Stocks, company shares, equity — whatever you call them, they’re one of the key building blocks of a diversified investment portfolio. They’re a powerful wealth-building tool, but also a volatile one that can cost you money and delay your progress if not done right. So, let’s break down the basics of stocks so that you can make sound investment decisions.
A share in a public company represents fractional ownership of that company’s assets. This means that if the company grows and prospers, your ownership stake will grow as well. This is what’s known as a capital gain, and it’s the kind of return that can help you accelerate your financial goals.
In addition to providing a potential opportunity for growth, stocks also offer investors the potential to participate in dividend payments and profit distributions. Some companies pay these dividends to shareholders, while others may choose to reinvest the proceeds back into the business for further expansion. This type of income can supplement your retirement income, and it’s an important part of your total return on a long-term investment.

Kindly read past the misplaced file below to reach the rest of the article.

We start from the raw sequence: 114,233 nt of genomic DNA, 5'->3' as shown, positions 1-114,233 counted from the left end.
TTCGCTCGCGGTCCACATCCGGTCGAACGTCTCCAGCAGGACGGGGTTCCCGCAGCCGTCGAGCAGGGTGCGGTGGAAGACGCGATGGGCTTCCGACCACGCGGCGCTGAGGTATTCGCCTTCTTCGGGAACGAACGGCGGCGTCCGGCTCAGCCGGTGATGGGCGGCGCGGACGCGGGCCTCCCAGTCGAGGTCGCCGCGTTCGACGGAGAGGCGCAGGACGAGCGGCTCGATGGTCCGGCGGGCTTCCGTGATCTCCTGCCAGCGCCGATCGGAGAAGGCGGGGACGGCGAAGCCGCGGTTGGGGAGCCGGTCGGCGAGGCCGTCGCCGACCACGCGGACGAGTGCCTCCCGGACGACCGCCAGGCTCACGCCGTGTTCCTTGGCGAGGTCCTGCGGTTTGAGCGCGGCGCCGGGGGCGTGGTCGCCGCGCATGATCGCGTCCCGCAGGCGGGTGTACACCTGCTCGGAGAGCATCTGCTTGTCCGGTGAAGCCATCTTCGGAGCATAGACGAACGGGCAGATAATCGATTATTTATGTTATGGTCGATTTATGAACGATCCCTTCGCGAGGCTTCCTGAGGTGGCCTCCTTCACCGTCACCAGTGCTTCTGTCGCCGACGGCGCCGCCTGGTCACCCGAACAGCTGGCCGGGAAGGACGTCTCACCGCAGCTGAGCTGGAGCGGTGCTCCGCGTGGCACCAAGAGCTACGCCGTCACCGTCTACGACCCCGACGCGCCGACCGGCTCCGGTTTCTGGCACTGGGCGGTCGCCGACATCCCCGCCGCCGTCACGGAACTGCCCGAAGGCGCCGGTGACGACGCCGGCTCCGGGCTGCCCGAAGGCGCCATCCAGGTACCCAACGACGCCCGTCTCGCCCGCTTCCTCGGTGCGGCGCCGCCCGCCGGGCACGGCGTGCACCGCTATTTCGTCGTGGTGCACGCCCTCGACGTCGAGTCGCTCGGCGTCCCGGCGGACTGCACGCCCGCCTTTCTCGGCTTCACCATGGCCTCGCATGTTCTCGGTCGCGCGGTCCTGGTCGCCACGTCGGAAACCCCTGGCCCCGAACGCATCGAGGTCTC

You can invest in individual stocks, or you can buy stocks in a pre-arranged “basket” through mutual funds, Exchange-Traded Funds (ETFs), and other options that have lower management fees than individual stocks. Many of these products are available through your brokerage account, so you can build the right portfolio for you without incurring additional management expenses or taking on too much risk.
There are two types of stocks: common and preferred. Common stocks, which are the ones that you probably think of when you hear the phrase “stock market,” give stockholders proportional ownership of a company and voting rights. These benefits are what most individual investors seek when purchasing this asset class.
Preferred stock does not come with voting rights, but it gives preferred investors priority in receiving profits and liquidation proceeds before common stockholders in the event of a company liquidation. This is what differentiates this asset class from common stock and makes it a less risky option for most individual investors.
The price of a stock will rise and fall in response to many different factors, including macroeconomic trends, consumer sentiment, investor confidence and media coverage. While you can’t completely eliminate price volatility, careful planning and diversification can help you achieve a long-term return that exceeds the inflation rate.